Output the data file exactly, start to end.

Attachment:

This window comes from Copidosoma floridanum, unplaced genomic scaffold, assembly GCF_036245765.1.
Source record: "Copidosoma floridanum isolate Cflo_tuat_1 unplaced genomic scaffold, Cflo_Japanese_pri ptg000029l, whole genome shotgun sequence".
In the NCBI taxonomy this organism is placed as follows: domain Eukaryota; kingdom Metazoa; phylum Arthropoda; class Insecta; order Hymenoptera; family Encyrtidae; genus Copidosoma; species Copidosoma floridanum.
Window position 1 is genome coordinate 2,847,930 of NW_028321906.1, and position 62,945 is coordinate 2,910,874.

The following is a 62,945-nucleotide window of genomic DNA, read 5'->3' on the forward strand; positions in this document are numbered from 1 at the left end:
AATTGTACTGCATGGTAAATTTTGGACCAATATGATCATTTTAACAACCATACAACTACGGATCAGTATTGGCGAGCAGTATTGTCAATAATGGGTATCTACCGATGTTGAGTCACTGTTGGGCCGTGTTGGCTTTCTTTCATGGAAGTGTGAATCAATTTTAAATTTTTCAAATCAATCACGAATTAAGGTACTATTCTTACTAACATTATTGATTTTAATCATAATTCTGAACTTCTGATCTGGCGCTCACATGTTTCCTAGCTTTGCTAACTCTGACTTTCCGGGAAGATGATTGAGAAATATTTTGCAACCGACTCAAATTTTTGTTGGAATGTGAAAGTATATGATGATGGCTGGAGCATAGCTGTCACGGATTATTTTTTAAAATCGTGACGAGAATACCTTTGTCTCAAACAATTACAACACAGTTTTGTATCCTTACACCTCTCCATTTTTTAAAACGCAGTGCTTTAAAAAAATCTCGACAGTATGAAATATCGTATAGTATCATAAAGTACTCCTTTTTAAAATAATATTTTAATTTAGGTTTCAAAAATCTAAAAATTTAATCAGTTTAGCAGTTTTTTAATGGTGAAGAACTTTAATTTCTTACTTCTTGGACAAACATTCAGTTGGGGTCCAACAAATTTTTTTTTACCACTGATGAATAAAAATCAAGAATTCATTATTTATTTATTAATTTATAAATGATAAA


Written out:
This window comes from Copidosoma floridanum, unplaced genomic scaffold, assembly GCF_036245765.1.
Source record: "Copidosoma floridanum isolate Cflo_tuat_1 unplaced genomic scaffold, Cflo_Japanese_pri ptg000029l, whole genome shotgun sequence".
In the NCBI taxonomy this organism is placed as follows: domain Eukaryota; kingdom Metazoa; phylum Arthropoda; class Insecta; order Hymenoptera; family Encyrtidae; genus Copidosoma; species Copidosoma floridanum.
Window position 1 is genome coordinate 2,847,930 of NW_028321906.1, and position 62,945 is coordinate 2,910,874.

The following is a 62,945-nucleotide window of genomic DNA, read 5'->3' on the forward strand; positions in this document are numbered from 1 at the left end:
AATTGTACTGCATGGTAAATTTTGGACCAATATGATCATTTTAACAACCATACAACTACGGATCAGTATTGGCGAGCAGTATTGTCAATAATGGGTATCTACCGATGTTGAGTCACTGTTGGGCCGTGTTGGCTTTCTTTCATGGAAGTGTGAATCAATTTTAAATTTTTCAAATCAATCACGAATTAAGGTACTATTCTTACTAACATTATTGATTTTAATCATAATTCTGAACTTCTGATCTGGCGCTCACATGTTTCCTAGCTTTGCTAACTCTGACTTTCCGGGAAGATGATTGAGAAATATTTTGCAACCGACTCAAATTTTTGTTGGAATGTGAAAGTATATGATGATGGCTGGAGCATAGCTGTCACGGATTATTTTTTAAAATCGTGACGAGAATACCTTTGTCTCAAACAATTACAACACAGTTTTGTATCCTTACACCTCTCCATTTTTTAAAACGCAGTGCTTTAAAAAAATCTCGACAGTATGAAATATCGTATAGTATCATAAAGTACTCCTTTTTAAAATAATATTTTAATTTAGGTTTCAAAAATCTAAAAATTTAATCAGTTTAGCAGTTTTTTAATGGTGAAGAACTTTAATTTCTTACTTCTTGGACAAACATTCAGTTGGGGTCCAACAAATTTTTTTTTACCACTGATGAATAAAAATCAAGAATTCATTATTTATTTATTAATTTATAAATGATAAA